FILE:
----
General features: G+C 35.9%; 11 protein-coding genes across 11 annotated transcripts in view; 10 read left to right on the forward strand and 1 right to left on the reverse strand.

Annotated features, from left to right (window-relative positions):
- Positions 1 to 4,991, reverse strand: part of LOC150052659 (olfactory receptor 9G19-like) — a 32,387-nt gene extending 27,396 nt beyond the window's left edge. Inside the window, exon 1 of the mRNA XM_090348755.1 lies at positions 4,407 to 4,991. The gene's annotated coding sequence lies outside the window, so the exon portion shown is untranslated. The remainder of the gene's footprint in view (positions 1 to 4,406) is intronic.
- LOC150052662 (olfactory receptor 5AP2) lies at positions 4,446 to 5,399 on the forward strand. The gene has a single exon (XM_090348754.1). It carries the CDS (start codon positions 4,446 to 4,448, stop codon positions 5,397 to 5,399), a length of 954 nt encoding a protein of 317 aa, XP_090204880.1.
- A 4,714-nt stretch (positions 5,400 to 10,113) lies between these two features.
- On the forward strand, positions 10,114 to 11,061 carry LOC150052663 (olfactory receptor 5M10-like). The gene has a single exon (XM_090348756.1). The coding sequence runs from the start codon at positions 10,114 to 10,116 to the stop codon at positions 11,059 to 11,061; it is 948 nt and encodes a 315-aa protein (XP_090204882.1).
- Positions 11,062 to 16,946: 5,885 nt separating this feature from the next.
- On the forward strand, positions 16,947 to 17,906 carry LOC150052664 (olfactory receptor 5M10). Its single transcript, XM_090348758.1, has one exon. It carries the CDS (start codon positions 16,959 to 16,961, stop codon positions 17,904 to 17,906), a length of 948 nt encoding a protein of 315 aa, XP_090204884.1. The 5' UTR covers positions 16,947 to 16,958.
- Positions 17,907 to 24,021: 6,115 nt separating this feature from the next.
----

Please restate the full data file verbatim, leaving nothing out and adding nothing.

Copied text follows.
General features: G+C 35.9%; 11 protein-coding genes across 11 annotated transcripts in view; 10 read left to right on the forward strand and 1 right to left on the reverse strand.

Annotated features, from left to right (window-relative positions):
- Positions 1 to 4,991, reverse strand: part of LOC150052659 (olfactory receptor 9G19-like) — a 32,387-nt gene extending 27,396 nt beyond the window's left edge. Inside the window, exon 1 of the mRNA XM_090348755.1 lies at positions 4,407 to 4,991. The gene's annotated coding sequence lies outside the window, so the exon portion shown is untranslated. The remainder of the gene's footprint in view (positions 1 to 4,406) is intronic.
- LOC150052662 (olfactory receptor 5AP2) lies at positions 4,446 to 5,399 on the forward strand. The gene has a single exon (XM_090348754.1). It carries the CDS (start codon positions 4,446 to 4,448, stop codon positions 5,397 to 5,399), a length of 954 nt encoding a protein of 317 aa, XP_090204880.1.
- A 4,714-nt stretch (positions 5,400 to 10,113) lies between these two features.
- On the forward strand, positions 10,114 to 11,061 carry LOC150052663 (olfactory receptor 5M10-like). The gene has a single exon (XM_090348756.1). The coding sequence runs from the start codon at positions 10,114 to 10,116 to the stop codon at positions 11,059 to 11,061; it is 948 nt and encodes a 315-aa protein (XP_090204882.1).
- Positions 11,062 to 16,946: 5,885 nt separating this feature from the next.
- On the forward strand, positions 16,947 to 17,906 carry LOC150052664 (olfactory receptor 5M10). Its single transcript, XM_090348758.1, has one exon. It carries the CDS (start codon positions 16,959 to 16,961, stop codon positions 17,904 to 17,906), a length of 948 nt encoding a protein of 315 aa, XP_090204884.1. The 5' UTR covers positions 16,947 to 16,958.
- Positions 17,907 to 24,021: 6,115 nt separating this feature from the next.